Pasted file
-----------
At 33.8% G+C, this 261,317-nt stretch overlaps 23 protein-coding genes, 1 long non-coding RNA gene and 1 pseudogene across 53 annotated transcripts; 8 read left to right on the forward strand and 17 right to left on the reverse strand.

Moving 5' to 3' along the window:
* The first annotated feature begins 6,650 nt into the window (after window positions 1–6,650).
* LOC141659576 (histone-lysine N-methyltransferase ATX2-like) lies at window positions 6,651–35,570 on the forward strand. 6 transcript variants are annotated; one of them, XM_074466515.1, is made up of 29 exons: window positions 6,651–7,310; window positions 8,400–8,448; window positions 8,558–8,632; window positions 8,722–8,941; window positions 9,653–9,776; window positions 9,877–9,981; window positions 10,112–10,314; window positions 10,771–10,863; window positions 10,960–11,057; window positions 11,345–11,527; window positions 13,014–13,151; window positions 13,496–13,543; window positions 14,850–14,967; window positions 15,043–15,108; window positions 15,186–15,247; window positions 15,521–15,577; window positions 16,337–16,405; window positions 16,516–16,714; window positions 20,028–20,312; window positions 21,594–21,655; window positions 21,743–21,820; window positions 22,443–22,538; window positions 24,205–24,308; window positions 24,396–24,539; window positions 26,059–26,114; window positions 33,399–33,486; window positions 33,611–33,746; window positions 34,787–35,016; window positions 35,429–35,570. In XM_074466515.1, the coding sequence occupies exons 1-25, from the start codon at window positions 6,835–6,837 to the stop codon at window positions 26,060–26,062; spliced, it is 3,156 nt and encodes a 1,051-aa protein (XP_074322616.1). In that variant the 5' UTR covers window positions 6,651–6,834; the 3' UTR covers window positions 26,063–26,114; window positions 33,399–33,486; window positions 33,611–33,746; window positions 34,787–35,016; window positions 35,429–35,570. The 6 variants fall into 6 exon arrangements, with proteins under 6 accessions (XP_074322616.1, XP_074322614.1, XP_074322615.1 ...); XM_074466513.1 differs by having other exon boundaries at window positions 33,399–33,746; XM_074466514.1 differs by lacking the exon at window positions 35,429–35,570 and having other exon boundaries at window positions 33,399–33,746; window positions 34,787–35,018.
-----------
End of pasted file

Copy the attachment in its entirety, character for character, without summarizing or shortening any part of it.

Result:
At 33.8% G+C, this 261,317-nt stretch overlaps 23 protein-coding genes, 1 long non-coding RNA gene and 1 pseudogene across 53 annotated transcripts; 8 read left to right on the forward strand and 17 right to left on the reverse strand.

Moving 5' to 3' along the window:
* The first annotated feature begins 6,650 nt into the window (after window positions 1–6,650).
* LOC141659576 (histone-lysine N-methyltransferase ATX2-like) lies at window positions 6,651–35,570 on the forward strand. 6 transcript variants are annotated; one of them, XM_074466515.1, is made up of 29 exons: window positions 6,651–7,310; window positions 8,400–8,448; window positions 8,558–8,632; window positions 8,722–8,941; window positions 9,653–9,776; window positions 9,877–9,981; window positions 10,112–10,314; window positions 10,771–10,863; window positions 10,960–11,057; window positions 11,345–11,527; window positions 13,014–13,151; window positions 13,496–13,543; window positions 14,850–14,967; window positions 15,043–15,108; window positions 15,186–15,247; window positions 15,521–15,577; window positions 16,337–16,405; window positions 16,516–16,714; window positions 20,028–20,312; window positions 21,594–21,655; window positions 21,743–21,820; window positions 22,443–22,538; window positions 24,205–24,308; window positions 24,396–24,539; window positions 26,059–26,114; window positions 33,399–33,486; window positions 33,611–33,746; window positions 34,787–35,016; window positions 35,429–35,570. In XM_074466515.1, the coding sequence occupies exons 1-25, from the start codon at window positions 6,835–6,837 to the stop codon at window positions 26,060–26,062; spliced, it is 3,156 nt and encodes a 1,051-aa protein (XP_074322616.1). In that variant the 5' UTR covers window positions 6,651–6,834; the 3' UTR covers window positions 26,063–26,114; window positions 33,399–33,486; window positions 33,611–33,746; window positions 34,787–35,016; window positions 35,429–35,570. The 6 variants fall into 6 exon arrangements, with proteins under 6 accessions (XP_074322616.1, XP_074322614.1, XP_074322615.1 ...); XM_074466513.1 differs by having other exon boundaries at window positions 33,399–33,746; XM_074466514.1 differs by lacking the exon at window positions 35,429–35,570 and having other exon boundaries at window positions 33,399–33,746; window positions 34,787–35,018.